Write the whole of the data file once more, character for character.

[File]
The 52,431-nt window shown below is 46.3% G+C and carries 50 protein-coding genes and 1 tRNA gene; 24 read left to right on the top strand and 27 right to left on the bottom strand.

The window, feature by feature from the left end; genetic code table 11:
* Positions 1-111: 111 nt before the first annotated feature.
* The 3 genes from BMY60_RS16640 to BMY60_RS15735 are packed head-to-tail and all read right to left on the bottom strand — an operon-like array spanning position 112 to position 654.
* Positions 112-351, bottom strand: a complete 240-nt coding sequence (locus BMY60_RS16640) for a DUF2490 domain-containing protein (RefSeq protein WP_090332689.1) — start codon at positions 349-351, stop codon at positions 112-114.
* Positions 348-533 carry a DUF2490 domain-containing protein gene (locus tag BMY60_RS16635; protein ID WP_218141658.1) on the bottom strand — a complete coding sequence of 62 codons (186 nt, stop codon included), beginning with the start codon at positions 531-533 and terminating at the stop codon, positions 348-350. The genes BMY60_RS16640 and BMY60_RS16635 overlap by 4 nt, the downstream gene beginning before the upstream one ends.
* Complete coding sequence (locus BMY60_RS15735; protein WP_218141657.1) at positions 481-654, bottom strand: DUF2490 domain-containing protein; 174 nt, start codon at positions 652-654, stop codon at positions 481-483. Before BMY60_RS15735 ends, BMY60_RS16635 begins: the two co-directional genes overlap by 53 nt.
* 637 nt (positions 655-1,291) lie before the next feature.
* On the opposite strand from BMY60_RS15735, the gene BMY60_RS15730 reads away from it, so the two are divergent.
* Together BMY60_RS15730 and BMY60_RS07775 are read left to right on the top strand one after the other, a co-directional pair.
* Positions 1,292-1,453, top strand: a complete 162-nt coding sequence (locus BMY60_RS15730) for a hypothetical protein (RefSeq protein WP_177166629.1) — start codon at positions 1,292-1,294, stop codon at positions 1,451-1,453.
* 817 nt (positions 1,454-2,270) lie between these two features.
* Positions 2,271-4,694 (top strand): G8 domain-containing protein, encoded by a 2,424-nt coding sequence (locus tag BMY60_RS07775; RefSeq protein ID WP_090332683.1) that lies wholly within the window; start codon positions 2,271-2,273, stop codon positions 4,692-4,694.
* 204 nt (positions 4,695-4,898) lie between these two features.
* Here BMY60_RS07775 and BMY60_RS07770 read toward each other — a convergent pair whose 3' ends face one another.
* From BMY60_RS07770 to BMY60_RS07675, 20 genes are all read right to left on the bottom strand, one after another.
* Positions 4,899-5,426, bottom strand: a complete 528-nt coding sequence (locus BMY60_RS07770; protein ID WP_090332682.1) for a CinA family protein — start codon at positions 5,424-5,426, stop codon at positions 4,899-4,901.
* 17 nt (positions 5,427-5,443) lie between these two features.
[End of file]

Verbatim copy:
The 52,431-nt window shown below is 46.3% G+C and carries 50 protein-coding genes and 1 tRNA gene; 24 read left to right on the top strand and 27 right to left on the bottom strand.

The window, feature by feature from the left end; genetic code table 11:
* Positions 1-111: 111 nt before the first annotated feature.
* The 3 genes from BMY60_RS16640 to BMY60_RS15735 are packed head-to-tail and all read right to left on the bottom strand — an operon-like array spanning position 112 to position 654.
* Positions 112-351, bottom strand: a complete 240-nt coding sequence (locus BMY60_RS16640) for a DUF2490 domain-containing protein (RefSeq protein WP_090332689.1) — start codon at positions 349-351, stop codon at positions 112-114.
* Positions 348-533 carry a DUF2490 domain-containing protein gene (locus tag BMY60_RS16635; protein ID WP_218141658.1) on the bottom strand — a complete coding sequence of 62 codons (186 nt, stop codon included), beginning with the start codon at positions 531-533 and terminating at the stop codon, positions 348-350. The genes BMY60_RS16640 and BMY60_RS16635 overlap by 4 nt, the downstream gene beginning before the upstream one ends.
* Complete coding sequence (locus BMY60_RS15735; protein WP_218141657.1) at positions 481-654, bottom strand: DUF2490 domain-containing protein; 174 nt, start codon at positions 652-654, stop codon at positions 481-483. Before BMY60_RS15735 ends, BMY60_RS16635 begins: the two co-directional genes overlap by 53 nt.
* 637 nt (positions 655-1,291) lie before the next feature.
* On the opposite strand from BMY60_RS15735, the gene BMY60_RS15730 reads away from it, so the two are divergent.
* Together BMY60_RS15730 and BMY60_RS07775 are read left to right on the top strand one after the other, a co-directional pair.
* Positions 1,292-1,453, top strand: a complete 162-nt coding sequence (locus BMY60_RS15730) for a hypothetical protein (RefSeq protein WP_177166629.1) — start codon at positions 1,292-1,294, stop codon at positions 1,451-1,453.
* 817 nt (positions 1,454-2,270) lie between these two features.
* Positions 2,271-4,694 (top strand): G8 domain-containing protein, encoded by a 2,424-nt coding sequence (locus tag BMY60_RS07775; RefSeq protein ID WP_090332683.1) that lies wholly within the window; start codon positions 2,271-2,273, stop codon positions 4,692-4,694.
* 204 nt (positions 4,695-4,898) lie between these two features.
* Here BMY60_RS07775 and BMY60_RS07770 read toward each other — a convergent pair whose 3' ends face one another.
* From BMY60_RS07770 to BMY60_RS07675, 20 genes are all read right to left on the bottom strand, one after another.
* Positions 4,899-5,426, bottom strand: a complete 528-nt coding sequence (locus BMY60_RS07770; protein ID WP_090332682.1) for a CinA family protein — start codon at positions 5,424-5,426, stop codon at positions 4,899-4,901.
* 17 nt (positions 5,427-5,443) lie between these two features.